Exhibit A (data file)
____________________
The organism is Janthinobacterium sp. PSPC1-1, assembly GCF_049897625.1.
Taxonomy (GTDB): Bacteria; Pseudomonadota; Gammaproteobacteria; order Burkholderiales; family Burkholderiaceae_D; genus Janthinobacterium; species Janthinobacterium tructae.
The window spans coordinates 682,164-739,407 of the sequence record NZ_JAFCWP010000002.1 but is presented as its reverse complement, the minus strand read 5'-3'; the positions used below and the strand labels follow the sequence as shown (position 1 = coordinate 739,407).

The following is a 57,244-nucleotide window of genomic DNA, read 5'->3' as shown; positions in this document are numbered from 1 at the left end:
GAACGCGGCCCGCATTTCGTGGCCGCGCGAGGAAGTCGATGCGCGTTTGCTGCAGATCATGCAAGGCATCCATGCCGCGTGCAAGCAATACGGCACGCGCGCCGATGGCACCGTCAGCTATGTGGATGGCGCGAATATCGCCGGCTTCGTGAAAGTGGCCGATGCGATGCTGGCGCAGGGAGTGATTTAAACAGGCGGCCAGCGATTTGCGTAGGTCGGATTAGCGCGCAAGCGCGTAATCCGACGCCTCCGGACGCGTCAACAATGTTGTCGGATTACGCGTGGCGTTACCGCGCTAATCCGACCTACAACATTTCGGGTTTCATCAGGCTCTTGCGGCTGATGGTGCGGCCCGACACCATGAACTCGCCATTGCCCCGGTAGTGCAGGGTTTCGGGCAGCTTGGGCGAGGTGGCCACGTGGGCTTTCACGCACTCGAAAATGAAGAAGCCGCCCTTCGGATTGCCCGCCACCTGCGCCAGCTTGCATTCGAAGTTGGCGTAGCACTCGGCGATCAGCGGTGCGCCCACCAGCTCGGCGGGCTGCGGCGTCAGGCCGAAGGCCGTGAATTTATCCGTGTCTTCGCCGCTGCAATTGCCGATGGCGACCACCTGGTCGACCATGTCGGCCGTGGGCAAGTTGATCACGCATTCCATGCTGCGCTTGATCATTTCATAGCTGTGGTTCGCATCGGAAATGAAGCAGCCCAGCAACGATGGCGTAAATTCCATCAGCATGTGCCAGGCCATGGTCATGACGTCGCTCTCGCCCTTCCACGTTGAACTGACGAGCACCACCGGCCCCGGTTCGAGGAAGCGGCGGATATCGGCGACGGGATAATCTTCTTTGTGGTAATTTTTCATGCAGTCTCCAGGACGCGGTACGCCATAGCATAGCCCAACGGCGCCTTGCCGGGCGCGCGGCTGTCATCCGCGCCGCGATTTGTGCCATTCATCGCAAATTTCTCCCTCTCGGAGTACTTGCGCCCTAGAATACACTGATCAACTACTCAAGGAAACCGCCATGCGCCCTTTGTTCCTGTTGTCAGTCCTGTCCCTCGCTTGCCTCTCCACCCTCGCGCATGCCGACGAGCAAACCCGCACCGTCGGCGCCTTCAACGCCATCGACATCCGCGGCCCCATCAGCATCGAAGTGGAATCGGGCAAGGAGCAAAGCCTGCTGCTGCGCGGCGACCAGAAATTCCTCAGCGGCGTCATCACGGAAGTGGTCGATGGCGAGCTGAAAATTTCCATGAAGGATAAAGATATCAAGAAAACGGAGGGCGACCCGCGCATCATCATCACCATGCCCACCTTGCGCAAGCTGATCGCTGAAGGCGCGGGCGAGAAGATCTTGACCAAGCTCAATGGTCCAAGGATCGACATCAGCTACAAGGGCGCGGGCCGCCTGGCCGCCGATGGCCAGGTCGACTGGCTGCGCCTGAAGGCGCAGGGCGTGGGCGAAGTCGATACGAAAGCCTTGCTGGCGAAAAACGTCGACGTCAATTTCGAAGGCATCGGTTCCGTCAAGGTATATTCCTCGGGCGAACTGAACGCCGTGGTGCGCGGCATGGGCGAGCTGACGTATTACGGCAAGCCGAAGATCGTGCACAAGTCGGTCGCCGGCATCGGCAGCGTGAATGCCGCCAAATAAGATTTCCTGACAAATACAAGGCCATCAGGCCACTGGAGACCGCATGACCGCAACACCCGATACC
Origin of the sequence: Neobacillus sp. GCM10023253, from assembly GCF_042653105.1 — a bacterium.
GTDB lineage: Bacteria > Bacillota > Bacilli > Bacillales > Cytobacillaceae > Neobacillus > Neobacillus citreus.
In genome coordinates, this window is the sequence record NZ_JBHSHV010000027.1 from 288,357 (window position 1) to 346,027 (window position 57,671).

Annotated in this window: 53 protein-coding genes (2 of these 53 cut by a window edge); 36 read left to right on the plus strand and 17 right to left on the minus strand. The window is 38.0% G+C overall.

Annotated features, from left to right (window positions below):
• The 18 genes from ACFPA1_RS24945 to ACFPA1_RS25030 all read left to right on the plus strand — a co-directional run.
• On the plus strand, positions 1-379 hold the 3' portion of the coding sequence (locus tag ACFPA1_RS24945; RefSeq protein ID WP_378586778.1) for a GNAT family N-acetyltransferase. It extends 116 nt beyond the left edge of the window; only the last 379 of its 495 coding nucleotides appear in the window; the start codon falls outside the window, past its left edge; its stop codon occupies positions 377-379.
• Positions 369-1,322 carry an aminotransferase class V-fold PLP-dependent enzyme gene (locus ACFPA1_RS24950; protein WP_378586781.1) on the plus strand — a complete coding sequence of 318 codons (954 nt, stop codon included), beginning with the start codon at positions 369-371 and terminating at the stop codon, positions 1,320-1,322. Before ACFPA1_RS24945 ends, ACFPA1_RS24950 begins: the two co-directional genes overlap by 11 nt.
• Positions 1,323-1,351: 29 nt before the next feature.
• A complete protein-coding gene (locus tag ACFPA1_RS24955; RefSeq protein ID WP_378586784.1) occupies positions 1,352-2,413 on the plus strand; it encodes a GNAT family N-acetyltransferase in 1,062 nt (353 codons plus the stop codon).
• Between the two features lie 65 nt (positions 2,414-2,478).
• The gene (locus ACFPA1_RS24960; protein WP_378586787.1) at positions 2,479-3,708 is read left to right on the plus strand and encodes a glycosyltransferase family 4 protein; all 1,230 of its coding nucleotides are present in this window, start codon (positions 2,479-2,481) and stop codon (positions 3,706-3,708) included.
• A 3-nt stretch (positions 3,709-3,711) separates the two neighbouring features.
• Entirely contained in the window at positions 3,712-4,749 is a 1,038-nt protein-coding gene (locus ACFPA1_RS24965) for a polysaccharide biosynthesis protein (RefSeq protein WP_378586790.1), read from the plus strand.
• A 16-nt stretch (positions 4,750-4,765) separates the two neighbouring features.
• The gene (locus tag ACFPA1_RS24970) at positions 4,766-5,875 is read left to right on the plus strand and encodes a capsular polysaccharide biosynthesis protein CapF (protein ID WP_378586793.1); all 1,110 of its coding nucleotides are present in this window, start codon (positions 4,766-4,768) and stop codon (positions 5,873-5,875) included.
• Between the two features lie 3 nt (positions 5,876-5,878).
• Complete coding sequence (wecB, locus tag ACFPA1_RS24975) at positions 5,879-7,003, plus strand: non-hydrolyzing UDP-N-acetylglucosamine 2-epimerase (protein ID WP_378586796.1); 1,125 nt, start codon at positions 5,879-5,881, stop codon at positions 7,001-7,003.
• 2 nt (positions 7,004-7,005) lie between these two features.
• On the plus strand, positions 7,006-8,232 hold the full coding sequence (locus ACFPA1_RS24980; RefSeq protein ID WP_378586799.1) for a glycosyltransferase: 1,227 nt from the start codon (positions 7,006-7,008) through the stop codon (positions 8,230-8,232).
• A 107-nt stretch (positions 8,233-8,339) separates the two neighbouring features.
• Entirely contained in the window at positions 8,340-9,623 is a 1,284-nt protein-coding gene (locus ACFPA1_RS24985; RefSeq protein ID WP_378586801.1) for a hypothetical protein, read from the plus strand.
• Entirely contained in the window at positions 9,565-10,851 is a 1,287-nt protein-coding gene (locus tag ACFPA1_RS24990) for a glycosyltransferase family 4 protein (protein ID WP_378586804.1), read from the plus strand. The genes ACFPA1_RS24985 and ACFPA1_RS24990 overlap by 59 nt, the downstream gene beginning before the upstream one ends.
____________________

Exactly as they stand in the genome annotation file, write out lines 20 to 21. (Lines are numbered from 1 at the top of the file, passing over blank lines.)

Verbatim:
• A 16-nt stretch (positions 4,750-4,765) separates the two neighbouring features.
• The gene (locus tag ACFPA1_RS24970) at positions 4,766-5,875 is read left to right on the plus strand and encodes a capsular polysaccharide biosynthesis protein CapF (protein ID WP_378586793.1); all 1,110 of its coding nucleotides are present in this window, start codon (positions 4,766-4,768) and stop codon (positions 5,873-5,875) included.